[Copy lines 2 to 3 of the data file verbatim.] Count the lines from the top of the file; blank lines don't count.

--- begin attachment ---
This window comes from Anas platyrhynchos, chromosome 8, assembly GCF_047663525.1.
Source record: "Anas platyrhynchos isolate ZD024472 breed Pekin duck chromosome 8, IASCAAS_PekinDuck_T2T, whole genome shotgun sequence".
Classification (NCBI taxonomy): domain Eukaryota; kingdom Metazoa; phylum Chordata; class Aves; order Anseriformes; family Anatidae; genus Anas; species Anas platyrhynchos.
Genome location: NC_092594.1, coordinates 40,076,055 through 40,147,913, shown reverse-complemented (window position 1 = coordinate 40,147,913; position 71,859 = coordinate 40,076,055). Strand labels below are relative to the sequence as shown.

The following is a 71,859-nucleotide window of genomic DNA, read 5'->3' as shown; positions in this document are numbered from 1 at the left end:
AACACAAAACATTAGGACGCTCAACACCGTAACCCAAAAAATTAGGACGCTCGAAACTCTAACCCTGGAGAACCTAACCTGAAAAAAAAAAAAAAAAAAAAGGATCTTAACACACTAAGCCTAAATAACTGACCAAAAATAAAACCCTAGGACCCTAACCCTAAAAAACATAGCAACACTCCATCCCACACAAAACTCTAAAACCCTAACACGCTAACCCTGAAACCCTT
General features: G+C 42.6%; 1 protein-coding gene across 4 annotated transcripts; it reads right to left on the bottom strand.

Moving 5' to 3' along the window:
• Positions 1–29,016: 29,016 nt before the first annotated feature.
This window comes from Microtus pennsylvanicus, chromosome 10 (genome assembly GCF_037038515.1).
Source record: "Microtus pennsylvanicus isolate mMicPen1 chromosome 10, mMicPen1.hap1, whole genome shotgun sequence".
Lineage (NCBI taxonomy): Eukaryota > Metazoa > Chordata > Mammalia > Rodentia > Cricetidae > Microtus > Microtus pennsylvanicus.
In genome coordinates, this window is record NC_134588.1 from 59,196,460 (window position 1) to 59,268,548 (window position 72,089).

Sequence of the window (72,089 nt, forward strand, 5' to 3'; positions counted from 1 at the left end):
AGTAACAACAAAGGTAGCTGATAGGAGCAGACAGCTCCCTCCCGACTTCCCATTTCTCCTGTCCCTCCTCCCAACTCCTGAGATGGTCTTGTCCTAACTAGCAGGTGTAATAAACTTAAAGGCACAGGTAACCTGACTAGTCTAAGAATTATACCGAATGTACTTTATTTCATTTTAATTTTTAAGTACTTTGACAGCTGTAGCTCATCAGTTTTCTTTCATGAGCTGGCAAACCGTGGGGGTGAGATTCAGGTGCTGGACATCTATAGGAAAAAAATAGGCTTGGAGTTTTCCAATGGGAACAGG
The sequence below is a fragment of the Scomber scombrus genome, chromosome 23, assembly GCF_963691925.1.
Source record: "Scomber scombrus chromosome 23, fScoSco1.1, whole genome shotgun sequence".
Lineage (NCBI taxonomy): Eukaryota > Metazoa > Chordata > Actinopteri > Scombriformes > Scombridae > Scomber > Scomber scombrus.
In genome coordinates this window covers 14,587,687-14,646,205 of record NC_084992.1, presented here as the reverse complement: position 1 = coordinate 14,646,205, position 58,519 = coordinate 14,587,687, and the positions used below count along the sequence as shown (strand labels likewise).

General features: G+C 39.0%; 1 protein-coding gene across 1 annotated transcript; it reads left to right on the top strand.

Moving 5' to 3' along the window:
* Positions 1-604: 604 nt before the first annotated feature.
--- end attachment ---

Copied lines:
Source record: "Anas platyrhynchos isolate ZD024472 breed Pekin duck chromosome 8, IASCAAS_PekinDuck_T2T, whole genome shotgun sequence".
Classification (NCBI taxonomy): domain Eukaryota; kingdom Metazoa; phylum Chordata; class Aves; order Anseriformes; family Anatidae; genus Anas; species Anas platyrhynchos.